Walter Vale (Richard Jenkins) is a man in need of a midlife crisis. Stuck in a professional rut as an academic and mourning the death of his wife, he sleepwalks through his days—until he's jolted awake when he stops by his little-used New York apartment and finds a young immigrant couple, Tarek (Haaz Sleiman) and Zainab (Danai Gurira), staying there illicitly. To everyone's surprise, the trio cautiously begins to form a contented household: Walter latches onto his new roommmates like a shy little brother, Tarek teaches him to play the djembe. But when Tarek is detained on a visa violation and drops into a pitiless bureaucratic void, his new American friend is virtually powerless to help.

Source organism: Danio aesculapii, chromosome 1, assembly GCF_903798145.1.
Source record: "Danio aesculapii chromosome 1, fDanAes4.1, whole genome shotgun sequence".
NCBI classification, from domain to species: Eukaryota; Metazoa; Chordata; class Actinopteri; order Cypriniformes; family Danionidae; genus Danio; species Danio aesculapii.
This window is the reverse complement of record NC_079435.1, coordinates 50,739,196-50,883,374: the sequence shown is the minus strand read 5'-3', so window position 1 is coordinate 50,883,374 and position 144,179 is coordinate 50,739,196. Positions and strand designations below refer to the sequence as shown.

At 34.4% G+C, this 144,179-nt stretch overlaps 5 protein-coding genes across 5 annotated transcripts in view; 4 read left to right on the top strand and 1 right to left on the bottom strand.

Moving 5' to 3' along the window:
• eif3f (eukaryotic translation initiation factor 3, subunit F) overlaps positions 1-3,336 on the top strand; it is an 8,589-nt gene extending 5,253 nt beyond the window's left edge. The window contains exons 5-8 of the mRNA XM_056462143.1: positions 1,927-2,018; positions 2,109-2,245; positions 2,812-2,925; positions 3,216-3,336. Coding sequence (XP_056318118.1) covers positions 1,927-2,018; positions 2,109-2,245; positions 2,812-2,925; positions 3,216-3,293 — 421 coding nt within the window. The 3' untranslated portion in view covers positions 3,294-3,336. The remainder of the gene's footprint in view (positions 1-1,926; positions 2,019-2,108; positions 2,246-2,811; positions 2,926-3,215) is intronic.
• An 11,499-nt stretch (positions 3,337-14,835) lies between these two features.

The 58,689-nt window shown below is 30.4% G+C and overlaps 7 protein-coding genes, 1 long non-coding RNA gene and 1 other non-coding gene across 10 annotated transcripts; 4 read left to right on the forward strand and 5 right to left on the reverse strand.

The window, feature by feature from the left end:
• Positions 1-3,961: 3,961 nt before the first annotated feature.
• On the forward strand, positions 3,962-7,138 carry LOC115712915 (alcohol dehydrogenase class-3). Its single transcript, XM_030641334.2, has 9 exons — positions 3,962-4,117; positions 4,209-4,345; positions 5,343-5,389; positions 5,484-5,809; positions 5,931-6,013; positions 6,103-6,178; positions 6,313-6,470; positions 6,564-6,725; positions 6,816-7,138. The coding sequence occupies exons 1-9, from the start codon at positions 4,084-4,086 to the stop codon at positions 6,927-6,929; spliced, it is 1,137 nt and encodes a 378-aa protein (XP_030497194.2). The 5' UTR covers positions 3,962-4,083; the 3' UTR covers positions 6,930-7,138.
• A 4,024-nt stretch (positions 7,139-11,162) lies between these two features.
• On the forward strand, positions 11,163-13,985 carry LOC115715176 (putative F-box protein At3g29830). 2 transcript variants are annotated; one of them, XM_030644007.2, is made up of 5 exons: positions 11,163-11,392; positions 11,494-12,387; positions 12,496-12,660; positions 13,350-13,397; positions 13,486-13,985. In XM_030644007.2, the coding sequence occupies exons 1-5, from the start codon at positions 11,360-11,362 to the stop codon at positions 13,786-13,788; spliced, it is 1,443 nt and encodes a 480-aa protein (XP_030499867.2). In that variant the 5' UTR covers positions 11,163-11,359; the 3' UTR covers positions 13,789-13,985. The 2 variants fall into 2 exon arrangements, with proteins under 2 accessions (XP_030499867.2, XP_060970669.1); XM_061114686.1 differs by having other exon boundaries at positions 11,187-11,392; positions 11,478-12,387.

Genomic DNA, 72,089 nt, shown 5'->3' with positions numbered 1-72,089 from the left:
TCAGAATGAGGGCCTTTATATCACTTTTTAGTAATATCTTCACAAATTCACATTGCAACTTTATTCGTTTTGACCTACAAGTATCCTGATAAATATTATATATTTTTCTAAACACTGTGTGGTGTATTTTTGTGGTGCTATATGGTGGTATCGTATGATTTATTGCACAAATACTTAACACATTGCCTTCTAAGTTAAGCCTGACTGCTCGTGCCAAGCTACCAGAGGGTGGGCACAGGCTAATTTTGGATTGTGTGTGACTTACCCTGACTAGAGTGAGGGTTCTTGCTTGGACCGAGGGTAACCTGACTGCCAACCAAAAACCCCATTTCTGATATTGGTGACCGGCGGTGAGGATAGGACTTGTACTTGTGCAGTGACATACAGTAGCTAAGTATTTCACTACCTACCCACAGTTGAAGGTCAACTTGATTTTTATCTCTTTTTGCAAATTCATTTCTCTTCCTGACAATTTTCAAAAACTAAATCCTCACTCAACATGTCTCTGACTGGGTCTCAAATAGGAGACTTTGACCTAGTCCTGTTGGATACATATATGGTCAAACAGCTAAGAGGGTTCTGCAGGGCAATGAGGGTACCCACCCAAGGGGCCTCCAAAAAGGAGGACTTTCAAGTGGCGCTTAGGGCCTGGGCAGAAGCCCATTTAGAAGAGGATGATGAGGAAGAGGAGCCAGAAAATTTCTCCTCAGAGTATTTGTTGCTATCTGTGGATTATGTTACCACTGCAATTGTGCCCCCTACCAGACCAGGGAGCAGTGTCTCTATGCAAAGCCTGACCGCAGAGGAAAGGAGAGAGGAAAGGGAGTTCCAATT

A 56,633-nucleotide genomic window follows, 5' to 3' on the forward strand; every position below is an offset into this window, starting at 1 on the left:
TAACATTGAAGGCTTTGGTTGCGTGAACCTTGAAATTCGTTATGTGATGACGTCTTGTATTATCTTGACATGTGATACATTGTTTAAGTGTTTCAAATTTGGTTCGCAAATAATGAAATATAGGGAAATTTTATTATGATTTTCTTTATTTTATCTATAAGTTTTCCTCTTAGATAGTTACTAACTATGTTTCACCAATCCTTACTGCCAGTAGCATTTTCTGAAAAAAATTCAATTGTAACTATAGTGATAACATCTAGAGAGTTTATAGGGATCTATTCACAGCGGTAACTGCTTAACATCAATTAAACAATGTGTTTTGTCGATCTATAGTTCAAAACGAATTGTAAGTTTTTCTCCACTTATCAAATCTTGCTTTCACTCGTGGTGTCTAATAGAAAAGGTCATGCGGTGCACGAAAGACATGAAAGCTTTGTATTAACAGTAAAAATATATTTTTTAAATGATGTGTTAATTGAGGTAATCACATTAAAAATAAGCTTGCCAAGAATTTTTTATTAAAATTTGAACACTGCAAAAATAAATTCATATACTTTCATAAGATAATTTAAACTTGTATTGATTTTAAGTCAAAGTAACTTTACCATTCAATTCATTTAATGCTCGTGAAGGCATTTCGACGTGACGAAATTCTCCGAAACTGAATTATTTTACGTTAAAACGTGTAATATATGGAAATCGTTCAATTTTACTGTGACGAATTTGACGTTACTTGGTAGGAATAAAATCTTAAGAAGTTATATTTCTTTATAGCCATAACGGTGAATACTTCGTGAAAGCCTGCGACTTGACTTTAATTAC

The basic outline of The Visitor sounds formulaic: Uptight white guy loosens up with the help of some attractive, kindhearted, darker-skinned foreigners—including Tarek's luminous mom, Mouna (Hiam Abbass). But there's nothing schematic about the quietly affecting second feature by writer-director Thomas McCarthy (The Station Agent), who comments on post-9/11 immigration policy without sacrificing subtle characterizations and finely tuned dialogue. And Jenkins (Six Feet Under), a redoubtable character actor in a rare lead role, is superb as the benumbed widower whose emotional nerve endings come tingling back to life.


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